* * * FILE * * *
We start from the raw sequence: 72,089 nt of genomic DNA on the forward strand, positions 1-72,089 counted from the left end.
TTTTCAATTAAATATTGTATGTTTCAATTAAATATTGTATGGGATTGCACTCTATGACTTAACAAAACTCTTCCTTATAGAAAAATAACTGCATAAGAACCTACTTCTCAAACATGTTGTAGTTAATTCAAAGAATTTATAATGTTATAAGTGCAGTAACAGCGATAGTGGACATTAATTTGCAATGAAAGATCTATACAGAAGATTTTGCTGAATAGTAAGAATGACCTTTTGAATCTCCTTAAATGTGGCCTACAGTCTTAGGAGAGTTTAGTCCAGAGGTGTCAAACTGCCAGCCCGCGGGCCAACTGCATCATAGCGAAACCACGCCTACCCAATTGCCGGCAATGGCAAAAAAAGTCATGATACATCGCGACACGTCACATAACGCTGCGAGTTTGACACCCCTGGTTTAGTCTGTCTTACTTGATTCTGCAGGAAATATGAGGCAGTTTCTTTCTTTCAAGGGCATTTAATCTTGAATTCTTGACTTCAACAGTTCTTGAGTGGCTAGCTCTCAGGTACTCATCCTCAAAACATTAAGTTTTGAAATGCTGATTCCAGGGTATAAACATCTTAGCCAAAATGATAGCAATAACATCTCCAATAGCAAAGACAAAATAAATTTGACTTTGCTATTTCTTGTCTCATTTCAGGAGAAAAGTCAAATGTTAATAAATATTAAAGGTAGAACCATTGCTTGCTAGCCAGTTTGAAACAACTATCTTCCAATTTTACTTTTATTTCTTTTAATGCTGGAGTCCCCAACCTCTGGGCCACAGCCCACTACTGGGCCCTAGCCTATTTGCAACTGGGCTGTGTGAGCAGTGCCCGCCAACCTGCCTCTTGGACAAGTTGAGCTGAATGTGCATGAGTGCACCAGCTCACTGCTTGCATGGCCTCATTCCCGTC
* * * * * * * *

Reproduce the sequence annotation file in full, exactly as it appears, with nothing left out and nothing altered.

We start from the raw sequence: 72,089 nt of genomic DNA on the forward strand, positions 1-72,089 counted from the left end.
TTTTCAATTAAATATTGTATGTTTCAATTAAATATTGTATGGGATTGCACTCTATGACTTAACAAAACTCTTCCTTATAGAAAAATAACTGCATAAGAACCTACTTCTCAAACATGTTGTAGTTAATTCAAAGAATTTATAATGTTATAAGTGCAGTAACAGCGATAGTGGACATTAATTTGCAATGAAAGATCTATACAGAAGATTTTGCTGAATAGTAAGAATGACCTTTTGAATCTCCTTAAATGTGGCCTACAGTCTTAGGAGAGTTTAGTCCAGAGGTGTCAAACTGCCAGCCCGCGGGCCAACTGCATCATAGCGAAACCACGCCTACCCAATTGCCGGCAATGGCAAAAAAAGTCATGATACATCGCGACACGTCACATAACGCTGCGAGTTTGACACCCCTGGTTTAGTCTGTCTTACTTGATTCTGCAGGAAATATGAGGCAGTTTCTTTCTTTCAAGGGCATTTAATCTTGAATTCTTGACTTCAACAGTTCTTGAGTGGCTAGCTCTCAGGTACTCATCCTCAAAACATTAAGTTTTGAAATGCTGATTCCAGGGTATAAACATCTTAGCCAAAATGATAGCAATAACATCTCCAATAGCAAAGACAAAATAAATTTGACTTTGCTATTTCTTGTCTCATTTCAGGAGAAAAGTCAAATGTTAATAAATATTAAAGGTAGAACCATTGCTTGCTAGCCAGTTTGAAACAACTATCTTCCAATTTTACTTTTATTTCTTTTAATGCTGGAGTCCCCAACCTCTGGGCCACAGCCCACTACTGGGCCCTAGCCTATTTGCAACTGGGCTGTGTGAGCAGTGCCCGCCAACCTGCCTCTTGGACAAGTTGAGCTGAATGTGCATGAGTGCACCAGCTCACTGCTTGCATGGCCTCATTCCCGTC